Bloody urine or blood in your urine is called hematuria. Blood in your urine, commonly occurs when you have a problem in your urinary tract. This can occur as gross hematuria, where you can actually see the blood in your urine, or microscopic hematuria that you cannot see but it can be seen through a microscope.
Any time that you have disease, infection, or other issues in your urinary tract it can cause pain that radiates to your back.
You may feel the pain in your back, and it may feel like it is coming from your back, but the real problem is in your kidneys or other parts of your urinary system.
Microhematuria or Gross Hematuria
Blood in your urine may turn your urine pink or cola colored, or you may see streaks of red.
You may also have blood clots in your urine. This will commonly cause pain with urination.
Areas of Pain related to Your Urinary Tract
Image thanks to NIH via Wikimedia Commons
The more benign or less dangerous causes of bloody urine are unlikely to cause significant back pain. However, you may have back pain that is unrelated to the hematuria. You may have more than one problem at the same time.
For example you may have back pain from a degenerative disc that is causing pain following a vigorous activity that causes blood in your urine.
If you have a history of back pain in the past it is probably more important that you see your doctor and evaluate your hematuria first. You can safely take Tylenol for your back pain but you should avoid anti-inflammatory drugs such as ibuprofen or naproxen until your kidneys are evaluated. Anti-inflammatory drugs can be dangerous for your kidneys.
• Vigorous Exercise
• Sexual Activity
• Urinary Tract Infection
More serious causes of hematuria are more likely to cause significant back pain especially problems with your kidneys. Your kidneys lie on either side of your spine in front of your lowest ribs.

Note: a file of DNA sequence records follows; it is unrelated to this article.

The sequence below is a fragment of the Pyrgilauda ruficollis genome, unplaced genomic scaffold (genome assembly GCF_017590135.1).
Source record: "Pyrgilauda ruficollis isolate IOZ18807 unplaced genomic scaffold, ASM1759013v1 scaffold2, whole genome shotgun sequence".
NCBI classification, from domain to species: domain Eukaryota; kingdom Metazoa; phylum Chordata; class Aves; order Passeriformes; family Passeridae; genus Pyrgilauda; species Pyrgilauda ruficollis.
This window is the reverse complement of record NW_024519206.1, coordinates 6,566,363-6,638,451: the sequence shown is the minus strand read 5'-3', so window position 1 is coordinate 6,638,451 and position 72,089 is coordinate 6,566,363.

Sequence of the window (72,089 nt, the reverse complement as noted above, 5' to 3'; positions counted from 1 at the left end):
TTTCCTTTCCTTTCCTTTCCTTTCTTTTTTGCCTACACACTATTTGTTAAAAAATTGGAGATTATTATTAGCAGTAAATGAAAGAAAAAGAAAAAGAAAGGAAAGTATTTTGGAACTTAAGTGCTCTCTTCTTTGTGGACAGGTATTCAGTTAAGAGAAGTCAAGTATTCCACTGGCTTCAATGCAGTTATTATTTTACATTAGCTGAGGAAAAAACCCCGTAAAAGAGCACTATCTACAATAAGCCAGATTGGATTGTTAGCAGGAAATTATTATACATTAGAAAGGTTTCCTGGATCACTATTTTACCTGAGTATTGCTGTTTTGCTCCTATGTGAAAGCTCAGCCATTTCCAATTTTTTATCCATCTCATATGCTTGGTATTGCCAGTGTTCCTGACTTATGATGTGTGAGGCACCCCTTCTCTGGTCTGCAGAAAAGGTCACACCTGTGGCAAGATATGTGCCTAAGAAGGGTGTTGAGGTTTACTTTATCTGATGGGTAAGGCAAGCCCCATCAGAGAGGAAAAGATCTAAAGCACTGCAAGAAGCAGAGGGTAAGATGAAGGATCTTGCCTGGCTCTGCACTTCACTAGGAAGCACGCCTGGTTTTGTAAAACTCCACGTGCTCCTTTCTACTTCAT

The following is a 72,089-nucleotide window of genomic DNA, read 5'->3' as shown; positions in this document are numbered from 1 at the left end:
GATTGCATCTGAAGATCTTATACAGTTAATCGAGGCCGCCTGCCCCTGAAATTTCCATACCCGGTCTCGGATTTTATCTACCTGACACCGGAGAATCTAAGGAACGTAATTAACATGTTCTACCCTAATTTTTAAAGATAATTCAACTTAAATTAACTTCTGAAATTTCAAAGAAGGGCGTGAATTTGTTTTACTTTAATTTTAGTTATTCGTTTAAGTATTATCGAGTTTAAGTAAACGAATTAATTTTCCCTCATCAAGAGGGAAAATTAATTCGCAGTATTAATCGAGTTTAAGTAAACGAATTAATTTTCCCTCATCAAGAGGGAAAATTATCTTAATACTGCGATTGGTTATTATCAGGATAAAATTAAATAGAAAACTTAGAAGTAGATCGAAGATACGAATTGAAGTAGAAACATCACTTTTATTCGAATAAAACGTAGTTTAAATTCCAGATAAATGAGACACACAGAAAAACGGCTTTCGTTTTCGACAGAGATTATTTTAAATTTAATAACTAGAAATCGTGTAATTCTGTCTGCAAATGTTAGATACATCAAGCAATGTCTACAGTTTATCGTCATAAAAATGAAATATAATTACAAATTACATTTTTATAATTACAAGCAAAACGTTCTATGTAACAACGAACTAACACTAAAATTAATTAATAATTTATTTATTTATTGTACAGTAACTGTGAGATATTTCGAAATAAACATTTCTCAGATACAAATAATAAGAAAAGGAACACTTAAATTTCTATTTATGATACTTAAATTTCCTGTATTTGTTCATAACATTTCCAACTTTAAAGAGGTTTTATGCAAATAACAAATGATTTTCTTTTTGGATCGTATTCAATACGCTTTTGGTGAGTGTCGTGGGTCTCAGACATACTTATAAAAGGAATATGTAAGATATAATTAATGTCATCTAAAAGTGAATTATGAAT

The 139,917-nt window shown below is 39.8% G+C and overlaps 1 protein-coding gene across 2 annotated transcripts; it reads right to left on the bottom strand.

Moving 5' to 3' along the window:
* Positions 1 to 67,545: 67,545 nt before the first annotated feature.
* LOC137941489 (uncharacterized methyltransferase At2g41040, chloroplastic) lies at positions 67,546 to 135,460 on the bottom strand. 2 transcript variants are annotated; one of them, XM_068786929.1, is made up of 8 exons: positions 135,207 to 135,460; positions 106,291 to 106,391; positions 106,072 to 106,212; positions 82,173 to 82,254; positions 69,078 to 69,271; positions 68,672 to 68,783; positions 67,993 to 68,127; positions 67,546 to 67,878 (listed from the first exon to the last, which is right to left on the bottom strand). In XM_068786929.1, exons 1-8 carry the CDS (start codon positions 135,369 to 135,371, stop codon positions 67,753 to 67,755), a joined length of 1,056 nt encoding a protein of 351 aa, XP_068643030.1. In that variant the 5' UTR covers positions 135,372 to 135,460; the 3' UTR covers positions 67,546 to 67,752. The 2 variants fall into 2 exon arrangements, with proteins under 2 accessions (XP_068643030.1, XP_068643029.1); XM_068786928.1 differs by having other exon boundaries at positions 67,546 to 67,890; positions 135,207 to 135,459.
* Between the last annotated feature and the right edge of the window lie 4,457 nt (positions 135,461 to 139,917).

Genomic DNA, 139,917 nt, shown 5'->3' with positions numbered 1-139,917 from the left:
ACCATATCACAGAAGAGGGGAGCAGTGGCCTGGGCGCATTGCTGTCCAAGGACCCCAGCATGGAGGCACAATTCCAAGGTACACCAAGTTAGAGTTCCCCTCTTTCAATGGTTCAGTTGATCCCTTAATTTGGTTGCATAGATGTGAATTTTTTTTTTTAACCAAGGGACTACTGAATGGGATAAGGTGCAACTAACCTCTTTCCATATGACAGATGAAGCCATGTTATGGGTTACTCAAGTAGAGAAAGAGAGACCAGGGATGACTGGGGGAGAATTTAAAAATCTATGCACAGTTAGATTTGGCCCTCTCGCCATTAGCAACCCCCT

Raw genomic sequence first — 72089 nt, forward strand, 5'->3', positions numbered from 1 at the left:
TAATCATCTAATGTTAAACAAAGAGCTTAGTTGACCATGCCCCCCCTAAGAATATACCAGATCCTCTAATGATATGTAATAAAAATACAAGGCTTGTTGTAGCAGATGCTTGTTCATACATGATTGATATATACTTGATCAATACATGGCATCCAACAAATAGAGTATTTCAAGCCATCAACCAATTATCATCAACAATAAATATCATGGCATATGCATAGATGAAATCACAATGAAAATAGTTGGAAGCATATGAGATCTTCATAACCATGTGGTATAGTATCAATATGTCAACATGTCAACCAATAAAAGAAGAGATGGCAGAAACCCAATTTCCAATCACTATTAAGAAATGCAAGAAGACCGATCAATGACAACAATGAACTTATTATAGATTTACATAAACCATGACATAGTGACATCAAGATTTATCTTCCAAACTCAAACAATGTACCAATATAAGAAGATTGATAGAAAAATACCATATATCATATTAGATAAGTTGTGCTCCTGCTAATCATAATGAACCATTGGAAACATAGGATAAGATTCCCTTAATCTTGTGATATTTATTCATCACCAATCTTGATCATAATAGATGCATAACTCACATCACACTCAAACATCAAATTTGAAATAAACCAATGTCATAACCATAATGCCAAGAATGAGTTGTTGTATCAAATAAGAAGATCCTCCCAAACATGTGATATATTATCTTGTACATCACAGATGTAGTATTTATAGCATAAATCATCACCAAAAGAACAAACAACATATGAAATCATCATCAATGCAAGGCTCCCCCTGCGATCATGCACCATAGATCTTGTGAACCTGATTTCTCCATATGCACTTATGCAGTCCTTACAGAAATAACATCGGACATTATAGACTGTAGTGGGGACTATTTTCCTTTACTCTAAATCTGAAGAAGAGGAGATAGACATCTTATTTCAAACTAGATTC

Any swelling or inflammation in your kidneys can cause severe pain that radiates to your back. Other parts of your urinary tract such as your ureters and bladder can also cause pain that radiates to your flanks and lower abdomen.
• Bladder or Kidney Cancer
• Inflammation of the Urinary Tract
• Polycystic kidney disease
• Kidney stones
• Sickle cell disease
Any time you are experiencing hematuria and back pain it is important to see your doctor and find out what is causing the blood in your urine.
Your back pain can safely be treated with over the counter Tylenol. Finding out what is causing the hematuria, and fixing that, may make your back pain go away.
Then You Can Worry About Your Back Pain
If you continue to have back pain after your kidneys and urinary tract have been assessed, your doctor can order x-rays or other studies for a more complete evaluation of your back.
After clearing your urinary system your doctor making a diagnosis of your back pain and get you on the road to recovery with an appropriate treatment plan.